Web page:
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Bible Study: Last Sunday After the Epiphany (B) – 2012

February 20, 2012


2 Kings 2:1-12

In 1 Kings 19, Elisha leaves his home and his fields to become the servant of Elijah. This story in 2 Kings describes Elijah being taken up to heaven and Elisha’s reaction to his master’s departure. The emotional tone of this passage is heightened through repetition: three times Elijah tries to keep Elisha from continuing with him (vs. 2, 4, 6), and three times Elisha responds that he will not leave him while he is still alive. Twice, a group of prophets tells Elisha that his master will leave him that day (vs. 3, 5), and twice Elisha tells them to be quiet. In verse 12, we see that Elisha views Elijah like a father, which explains why he feels such profound grief at his parting.

  • Why do you think the author highlights the emotional tone of the relationship between Elisha and Elijah? Why is this relationship important?
  • Why do you think that Elijah grants Elisha’s request in vs. 10 only on the condition that he sees him taken away?
  • Did you find anything curious or intriguing that jumped out to you in this passage? What is it, and why did it stand out to you?

Psalm 50:1-6

As poetry, psalms are often best read aloud. Take a moment to read through these verses aloud. Verses 1, 3, and 4-5 allude to the fact of God speaking. How does the psalmist highlight the power of God’s voice?

Read the psalm aloud a second time. What words or images stand out to you? Pick one phrase, word, or image, and take a few moments to meditate on it.

Read it aloud a third time. Is there a prayer arising in you from this psalm? Take a moment to offer this prayer to God.

Read it aloud a fourth time. Spend some time in silence listening for God’s voice. Is God calling you to do or be something?

2 Corinthians 4:3-6

Paul uses light and darkness as metaphors for understanding and ignorance of the gospel of Christ. The image of a veil is also used, which Paul uses in the previous chapter, verses 12-18. A veil keeps someone both from seeing clearly and from being seen clearly. But when the veil is removed, the face is revealed. In the same way, when God turns on the lights of knowledge in the heart, God’s glory is revealed “in the face of Jesus Christ” (vs. 6).

  • What explanation does Paul give for why some people do not accept the gospel? What reactions do you have to his explanation?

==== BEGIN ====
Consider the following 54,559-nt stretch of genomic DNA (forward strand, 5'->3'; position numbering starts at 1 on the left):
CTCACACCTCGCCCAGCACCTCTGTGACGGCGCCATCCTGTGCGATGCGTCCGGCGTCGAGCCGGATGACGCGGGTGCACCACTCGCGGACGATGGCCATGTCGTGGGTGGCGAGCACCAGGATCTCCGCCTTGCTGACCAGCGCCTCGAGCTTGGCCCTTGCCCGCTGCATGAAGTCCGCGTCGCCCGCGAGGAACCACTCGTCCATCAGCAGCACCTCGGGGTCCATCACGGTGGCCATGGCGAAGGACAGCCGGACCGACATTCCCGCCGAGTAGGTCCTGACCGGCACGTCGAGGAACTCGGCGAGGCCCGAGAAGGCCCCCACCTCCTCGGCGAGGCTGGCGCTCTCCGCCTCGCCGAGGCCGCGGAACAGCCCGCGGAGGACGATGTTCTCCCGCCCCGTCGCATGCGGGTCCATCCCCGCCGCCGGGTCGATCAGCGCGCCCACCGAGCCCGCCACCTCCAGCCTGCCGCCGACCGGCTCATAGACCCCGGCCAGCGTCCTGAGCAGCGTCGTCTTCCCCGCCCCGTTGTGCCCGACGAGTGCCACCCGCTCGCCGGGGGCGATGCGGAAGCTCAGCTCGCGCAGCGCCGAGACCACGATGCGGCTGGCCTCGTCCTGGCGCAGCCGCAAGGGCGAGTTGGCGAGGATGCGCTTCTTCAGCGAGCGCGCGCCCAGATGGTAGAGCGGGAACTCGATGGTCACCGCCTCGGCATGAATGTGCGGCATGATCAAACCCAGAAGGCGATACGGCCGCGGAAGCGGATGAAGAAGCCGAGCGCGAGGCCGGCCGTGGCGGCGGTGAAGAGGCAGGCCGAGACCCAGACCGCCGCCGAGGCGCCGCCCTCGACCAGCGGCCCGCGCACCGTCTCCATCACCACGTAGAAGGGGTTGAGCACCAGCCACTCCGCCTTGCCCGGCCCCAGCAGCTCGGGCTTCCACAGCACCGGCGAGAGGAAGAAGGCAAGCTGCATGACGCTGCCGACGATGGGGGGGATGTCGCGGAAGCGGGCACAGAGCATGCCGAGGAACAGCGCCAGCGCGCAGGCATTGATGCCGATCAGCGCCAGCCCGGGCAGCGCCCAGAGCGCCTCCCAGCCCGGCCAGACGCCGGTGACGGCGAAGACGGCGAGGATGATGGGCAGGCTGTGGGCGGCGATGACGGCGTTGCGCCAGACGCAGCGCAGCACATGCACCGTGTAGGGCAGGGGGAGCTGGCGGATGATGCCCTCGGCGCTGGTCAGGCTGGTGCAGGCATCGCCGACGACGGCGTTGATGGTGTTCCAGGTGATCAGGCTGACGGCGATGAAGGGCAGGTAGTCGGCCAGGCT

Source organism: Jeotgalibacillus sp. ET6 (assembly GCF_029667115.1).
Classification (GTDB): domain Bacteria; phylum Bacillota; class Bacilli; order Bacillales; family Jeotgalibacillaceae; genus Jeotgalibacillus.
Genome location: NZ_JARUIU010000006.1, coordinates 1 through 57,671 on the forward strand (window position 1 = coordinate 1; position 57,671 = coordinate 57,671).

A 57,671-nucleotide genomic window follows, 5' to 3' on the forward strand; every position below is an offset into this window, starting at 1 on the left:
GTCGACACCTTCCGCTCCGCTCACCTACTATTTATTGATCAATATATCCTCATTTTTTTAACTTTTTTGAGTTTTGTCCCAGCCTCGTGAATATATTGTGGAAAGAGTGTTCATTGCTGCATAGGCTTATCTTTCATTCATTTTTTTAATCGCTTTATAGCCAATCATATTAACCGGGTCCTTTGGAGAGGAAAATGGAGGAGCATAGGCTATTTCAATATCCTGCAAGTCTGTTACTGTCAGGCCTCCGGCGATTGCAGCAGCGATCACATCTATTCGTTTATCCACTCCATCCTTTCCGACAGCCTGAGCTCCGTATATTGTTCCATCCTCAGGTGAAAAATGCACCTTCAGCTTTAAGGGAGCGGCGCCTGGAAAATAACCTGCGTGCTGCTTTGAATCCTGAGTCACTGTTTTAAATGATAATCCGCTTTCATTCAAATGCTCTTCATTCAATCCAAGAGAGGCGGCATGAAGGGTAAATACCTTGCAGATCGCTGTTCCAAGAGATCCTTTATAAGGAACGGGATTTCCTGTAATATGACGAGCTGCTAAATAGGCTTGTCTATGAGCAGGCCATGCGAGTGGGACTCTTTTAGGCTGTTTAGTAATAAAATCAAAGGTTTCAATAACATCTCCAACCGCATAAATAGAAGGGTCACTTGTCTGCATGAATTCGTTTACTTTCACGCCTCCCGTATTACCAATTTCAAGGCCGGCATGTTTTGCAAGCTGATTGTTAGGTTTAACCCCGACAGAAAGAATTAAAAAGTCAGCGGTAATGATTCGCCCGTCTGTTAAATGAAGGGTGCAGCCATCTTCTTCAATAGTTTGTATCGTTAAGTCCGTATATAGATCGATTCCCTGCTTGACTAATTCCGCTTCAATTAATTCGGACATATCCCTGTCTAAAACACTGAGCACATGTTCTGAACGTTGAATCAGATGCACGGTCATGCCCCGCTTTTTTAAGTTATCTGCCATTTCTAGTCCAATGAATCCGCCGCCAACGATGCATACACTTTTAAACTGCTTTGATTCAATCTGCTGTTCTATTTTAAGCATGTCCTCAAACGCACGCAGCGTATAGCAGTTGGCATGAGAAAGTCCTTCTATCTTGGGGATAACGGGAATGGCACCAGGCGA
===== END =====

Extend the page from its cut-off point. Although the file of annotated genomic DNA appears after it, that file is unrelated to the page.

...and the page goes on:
• In this passage, Paul connects light with knowledge (vs. 6). This is similar to the cartoon image of the light bulb turning on when someone has an idea. What do you think of this image? Is it helpful? Have you ever had a “light bulb” moment regarding Jesus?

Mark 9:2-9

Peter, James, and John witness Jesus transformed: his clothing becomes “dazzling white” (vs. 3) and he talks with two famous figures from Israelite history, Moses and Elijah. The Transfiguration is a well-known gospel story, one that Christians sometimes hear so often, it is easy to read through quickly with no new insights. Yet, after you read Mark 9:2-9, look back over the other Bible readings for today.

  • The 2 Kings passage describes Elijah’s ascension to heaven. What reasons can you think of for Elijah reappearing here?
  • Compare Mark 9:7 with Psalm 50:1-3. How is God’s glory revealed and described in the Psalm? What images are used? Are there any similar images and descriptions in Mark?
  • Paul compares the knowledge of God’s glory in Christ to light. How are the concepts of light and glory used in this Mark passage?
  • Take a moment to be silent in God’s presence. I invite you to offer to God your thoughts and feelings, and then spend a few moments listening to God or simply being in God’s presence.

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Christopher Sikkema

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This page is available in: Español